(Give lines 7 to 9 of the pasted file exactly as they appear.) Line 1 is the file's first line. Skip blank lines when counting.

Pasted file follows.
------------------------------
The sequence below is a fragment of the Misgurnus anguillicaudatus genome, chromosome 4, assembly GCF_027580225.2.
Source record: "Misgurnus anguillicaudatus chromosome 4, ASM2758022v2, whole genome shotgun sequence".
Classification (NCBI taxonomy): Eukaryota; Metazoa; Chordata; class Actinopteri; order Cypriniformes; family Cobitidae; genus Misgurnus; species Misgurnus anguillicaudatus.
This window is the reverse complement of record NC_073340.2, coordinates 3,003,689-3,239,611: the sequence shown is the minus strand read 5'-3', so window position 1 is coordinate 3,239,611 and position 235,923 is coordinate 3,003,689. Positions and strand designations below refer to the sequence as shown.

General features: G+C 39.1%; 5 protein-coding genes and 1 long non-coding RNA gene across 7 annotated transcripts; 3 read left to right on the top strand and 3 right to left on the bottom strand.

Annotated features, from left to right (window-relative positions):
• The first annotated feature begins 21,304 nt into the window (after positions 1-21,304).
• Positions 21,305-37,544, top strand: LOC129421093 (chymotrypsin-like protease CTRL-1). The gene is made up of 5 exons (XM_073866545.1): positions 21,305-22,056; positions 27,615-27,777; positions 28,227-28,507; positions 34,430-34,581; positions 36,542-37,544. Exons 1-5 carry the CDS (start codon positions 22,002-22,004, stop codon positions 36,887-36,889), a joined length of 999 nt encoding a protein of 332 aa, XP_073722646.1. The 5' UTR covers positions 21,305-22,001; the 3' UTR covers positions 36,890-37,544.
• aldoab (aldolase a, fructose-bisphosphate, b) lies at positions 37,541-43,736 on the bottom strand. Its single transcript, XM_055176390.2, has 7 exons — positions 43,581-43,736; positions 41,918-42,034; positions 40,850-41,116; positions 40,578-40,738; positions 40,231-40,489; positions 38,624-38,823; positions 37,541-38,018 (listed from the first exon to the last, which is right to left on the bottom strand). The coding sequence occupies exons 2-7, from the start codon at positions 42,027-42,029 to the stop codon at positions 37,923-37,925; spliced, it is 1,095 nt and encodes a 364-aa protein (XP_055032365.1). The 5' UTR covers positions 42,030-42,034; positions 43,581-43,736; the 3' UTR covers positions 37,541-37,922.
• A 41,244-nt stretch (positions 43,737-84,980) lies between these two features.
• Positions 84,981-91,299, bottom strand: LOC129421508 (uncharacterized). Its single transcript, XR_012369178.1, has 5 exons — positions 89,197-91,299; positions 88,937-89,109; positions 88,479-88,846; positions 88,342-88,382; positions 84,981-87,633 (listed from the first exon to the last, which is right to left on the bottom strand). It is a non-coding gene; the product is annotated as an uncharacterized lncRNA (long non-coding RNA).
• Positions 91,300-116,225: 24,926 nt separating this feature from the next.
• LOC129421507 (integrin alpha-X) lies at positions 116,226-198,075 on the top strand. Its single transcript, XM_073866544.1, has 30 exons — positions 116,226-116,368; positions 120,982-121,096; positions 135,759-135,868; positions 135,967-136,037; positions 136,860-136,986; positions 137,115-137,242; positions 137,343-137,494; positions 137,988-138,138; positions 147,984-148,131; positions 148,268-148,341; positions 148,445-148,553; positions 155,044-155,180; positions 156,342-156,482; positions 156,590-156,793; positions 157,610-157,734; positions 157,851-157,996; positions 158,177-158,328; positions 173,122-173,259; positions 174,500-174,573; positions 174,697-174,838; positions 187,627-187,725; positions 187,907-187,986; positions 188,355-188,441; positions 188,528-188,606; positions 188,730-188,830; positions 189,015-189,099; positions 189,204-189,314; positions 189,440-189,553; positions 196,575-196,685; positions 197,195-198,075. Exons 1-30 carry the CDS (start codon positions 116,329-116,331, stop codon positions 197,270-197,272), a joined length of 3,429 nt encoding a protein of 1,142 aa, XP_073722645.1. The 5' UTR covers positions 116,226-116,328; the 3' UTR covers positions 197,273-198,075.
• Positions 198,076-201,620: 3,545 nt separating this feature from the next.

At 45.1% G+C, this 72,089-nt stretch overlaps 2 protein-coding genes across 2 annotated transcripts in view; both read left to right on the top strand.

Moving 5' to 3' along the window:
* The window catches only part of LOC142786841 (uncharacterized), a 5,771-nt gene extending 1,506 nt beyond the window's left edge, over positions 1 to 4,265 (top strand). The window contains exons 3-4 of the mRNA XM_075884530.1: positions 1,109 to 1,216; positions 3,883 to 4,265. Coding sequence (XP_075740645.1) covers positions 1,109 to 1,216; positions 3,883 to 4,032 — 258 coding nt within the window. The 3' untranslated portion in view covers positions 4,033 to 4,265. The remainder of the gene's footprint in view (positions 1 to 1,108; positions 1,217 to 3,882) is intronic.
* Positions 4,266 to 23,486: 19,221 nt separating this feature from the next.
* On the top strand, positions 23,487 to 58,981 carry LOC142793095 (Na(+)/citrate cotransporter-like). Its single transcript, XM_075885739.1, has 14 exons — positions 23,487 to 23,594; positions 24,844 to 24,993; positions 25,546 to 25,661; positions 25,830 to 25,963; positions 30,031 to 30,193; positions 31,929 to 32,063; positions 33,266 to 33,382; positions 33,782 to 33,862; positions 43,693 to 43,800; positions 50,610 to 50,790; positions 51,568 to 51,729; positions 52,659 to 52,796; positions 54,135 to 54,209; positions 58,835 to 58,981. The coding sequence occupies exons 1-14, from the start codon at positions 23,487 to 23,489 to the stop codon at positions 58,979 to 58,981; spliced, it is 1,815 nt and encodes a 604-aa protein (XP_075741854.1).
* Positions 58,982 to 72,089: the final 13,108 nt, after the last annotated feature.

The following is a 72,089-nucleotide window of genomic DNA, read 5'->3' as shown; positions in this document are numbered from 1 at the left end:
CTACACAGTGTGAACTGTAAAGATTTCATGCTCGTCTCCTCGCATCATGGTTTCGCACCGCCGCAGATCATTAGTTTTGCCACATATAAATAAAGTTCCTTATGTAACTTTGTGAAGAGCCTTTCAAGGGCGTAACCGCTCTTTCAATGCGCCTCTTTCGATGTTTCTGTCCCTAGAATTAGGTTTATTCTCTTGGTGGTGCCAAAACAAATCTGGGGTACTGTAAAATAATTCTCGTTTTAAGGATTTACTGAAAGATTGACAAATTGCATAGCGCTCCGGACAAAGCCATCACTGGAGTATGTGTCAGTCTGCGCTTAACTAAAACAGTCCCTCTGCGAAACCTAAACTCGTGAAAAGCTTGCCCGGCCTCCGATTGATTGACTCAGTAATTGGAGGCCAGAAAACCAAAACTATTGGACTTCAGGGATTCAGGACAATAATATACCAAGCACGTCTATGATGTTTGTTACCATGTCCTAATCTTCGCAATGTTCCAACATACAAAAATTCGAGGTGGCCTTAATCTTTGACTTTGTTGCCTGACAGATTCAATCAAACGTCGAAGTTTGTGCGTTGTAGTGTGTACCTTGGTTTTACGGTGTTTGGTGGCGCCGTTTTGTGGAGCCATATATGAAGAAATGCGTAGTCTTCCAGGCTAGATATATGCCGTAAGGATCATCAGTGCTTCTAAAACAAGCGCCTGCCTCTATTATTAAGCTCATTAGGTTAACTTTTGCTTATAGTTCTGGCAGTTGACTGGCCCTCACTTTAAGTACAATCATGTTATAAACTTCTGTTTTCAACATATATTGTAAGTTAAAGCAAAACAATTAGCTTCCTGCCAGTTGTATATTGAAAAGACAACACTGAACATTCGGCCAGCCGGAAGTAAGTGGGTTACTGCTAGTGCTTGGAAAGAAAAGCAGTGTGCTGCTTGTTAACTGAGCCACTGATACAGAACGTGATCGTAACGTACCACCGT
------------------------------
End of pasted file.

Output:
• The first annotated feature begins 21,304 nt into the window (after positions 1-21,304).
• Positions 21,305-37,544, top strand: LOC129421093 (chymotrypsin-like protease CTRL-1). The gene is made up of 5 exons (XM_073866545.1): positions 21,305-22,056; positions 27,615-27,777; positions 28,227-28,507; positions 34,430-34,581; positions 36,542-37,544. Exons 1-5 carry the CDS (start codon positions 22,002-22,004, stop codon positions 36,887-36,889), a joined length of 999 nt encoding a protein of 332 aa, XP_073722646.1. The 5' UTR covers positions 21,305-22,001; the 3' UTR covers positions 36,890-37,544.
• aldoab (aldolase a, fructose-bisphosphate, b) lies at positions 37,541-43,736 on the bottom strand. Its single transcript, XM_055176390.2, has 7 exons — positions 43,581-43,736; positions 41,918-42,034; positions 40,850-41,116; positions 40,578-40,738; positions 40,231-40,489; positions 38,624-38,823; positions 37,541-38,018 (listed from the first exon to the last, which is right to left on the bottom strand). The coding sequence occupies exons 2-7, from the start codon at positions 42,027-42,029 to the stop codon at positions 37,923-37,925; spliced, it is 1,095 nt and encodes a 364-aa protein (XP_055032365.1). The 5' UTR covers positions 42,030-42,034; positions 43,581-43,736; the 3' UTR covers positions 37,541-37,922.